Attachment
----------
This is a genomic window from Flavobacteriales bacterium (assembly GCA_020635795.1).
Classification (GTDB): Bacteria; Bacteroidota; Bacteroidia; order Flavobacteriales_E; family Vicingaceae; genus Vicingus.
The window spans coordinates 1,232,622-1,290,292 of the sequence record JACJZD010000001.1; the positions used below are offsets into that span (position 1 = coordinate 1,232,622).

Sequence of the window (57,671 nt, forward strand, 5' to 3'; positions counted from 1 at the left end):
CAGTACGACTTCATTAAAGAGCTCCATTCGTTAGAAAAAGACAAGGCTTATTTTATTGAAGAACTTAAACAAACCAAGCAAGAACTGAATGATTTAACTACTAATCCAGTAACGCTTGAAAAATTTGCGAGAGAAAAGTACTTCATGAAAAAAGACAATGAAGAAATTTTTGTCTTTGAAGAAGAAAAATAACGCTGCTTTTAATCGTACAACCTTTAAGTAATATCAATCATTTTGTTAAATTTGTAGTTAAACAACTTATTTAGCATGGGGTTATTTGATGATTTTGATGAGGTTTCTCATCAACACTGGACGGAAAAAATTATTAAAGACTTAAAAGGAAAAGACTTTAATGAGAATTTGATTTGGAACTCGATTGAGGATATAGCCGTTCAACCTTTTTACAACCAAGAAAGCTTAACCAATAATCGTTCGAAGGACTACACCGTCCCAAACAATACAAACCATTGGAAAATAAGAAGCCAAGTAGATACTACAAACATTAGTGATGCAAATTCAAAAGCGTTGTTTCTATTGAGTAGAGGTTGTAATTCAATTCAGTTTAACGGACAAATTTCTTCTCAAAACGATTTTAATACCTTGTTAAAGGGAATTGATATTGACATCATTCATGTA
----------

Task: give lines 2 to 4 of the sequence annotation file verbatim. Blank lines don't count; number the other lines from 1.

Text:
Classification (GTDB): Bacteria; Bacteroidota; Bacteroidia; order Flavobacteriales_E; family Vicingaceae; genus Vicingus.
The window spans coordinates 1,232,622-1,290,292 of the sequence record JACJZD010000001.1; the positions used below are offsets into that span (position 1 = coordinate 1,232,622).

Sequence of the window (57,671 nt, forward strand, 5' to 3'; positions counted from 1 at the left end):